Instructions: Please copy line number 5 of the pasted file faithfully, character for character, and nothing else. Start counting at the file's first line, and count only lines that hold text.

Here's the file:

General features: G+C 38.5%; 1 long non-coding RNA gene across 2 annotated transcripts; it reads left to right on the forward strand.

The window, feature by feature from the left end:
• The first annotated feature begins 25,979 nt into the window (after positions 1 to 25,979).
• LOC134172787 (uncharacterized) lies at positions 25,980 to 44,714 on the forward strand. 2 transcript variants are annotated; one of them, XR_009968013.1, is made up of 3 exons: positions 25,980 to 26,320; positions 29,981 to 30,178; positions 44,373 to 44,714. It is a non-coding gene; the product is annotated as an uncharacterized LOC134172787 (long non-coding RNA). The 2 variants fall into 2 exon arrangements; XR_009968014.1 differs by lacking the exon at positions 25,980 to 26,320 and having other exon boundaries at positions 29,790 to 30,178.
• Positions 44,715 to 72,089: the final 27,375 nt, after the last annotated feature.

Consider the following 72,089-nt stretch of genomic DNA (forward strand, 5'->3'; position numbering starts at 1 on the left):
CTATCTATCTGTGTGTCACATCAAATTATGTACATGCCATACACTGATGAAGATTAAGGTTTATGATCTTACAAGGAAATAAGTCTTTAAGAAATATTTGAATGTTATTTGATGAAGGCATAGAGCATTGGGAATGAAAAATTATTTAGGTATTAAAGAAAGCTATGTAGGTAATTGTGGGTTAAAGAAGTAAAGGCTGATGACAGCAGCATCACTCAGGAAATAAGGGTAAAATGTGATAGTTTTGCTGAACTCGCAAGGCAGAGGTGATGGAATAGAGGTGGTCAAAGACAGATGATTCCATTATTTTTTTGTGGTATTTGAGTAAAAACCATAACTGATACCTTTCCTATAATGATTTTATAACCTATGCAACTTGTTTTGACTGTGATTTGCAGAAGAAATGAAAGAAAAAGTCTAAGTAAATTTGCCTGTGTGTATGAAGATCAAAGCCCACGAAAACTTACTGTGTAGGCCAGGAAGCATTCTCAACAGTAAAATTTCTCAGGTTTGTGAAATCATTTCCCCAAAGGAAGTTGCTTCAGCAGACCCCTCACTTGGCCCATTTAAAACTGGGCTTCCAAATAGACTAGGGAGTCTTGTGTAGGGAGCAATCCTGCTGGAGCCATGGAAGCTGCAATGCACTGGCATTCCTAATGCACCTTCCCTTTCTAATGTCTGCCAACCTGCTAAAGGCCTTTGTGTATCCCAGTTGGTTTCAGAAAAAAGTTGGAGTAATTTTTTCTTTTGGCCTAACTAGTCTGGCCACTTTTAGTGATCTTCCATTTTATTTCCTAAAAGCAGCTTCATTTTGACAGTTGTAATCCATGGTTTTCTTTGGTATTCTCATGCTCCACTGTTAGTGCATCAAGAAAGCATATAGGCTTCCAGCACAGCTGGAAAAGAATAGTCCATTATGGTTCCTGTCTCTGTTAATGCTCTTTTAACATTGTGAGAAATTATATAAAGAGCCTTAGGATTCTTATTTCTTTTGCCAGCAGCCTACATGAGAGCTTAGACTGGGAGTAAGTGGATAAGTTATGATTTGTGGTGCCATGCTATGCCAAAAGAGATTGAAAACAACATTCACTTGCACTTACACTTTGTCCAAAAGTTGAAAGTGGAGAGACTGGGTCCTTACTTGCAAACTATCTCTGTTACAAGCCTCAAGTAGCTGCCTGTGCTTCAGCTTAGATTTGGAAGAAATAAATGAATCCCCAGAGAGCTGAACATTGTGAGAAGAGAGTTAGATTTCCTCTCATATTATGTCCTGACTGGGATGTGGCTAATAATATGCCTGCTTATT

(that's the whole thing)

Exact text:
• Positions 44,715 to 72,089: the final 27,375 nt, after the last annotated feature.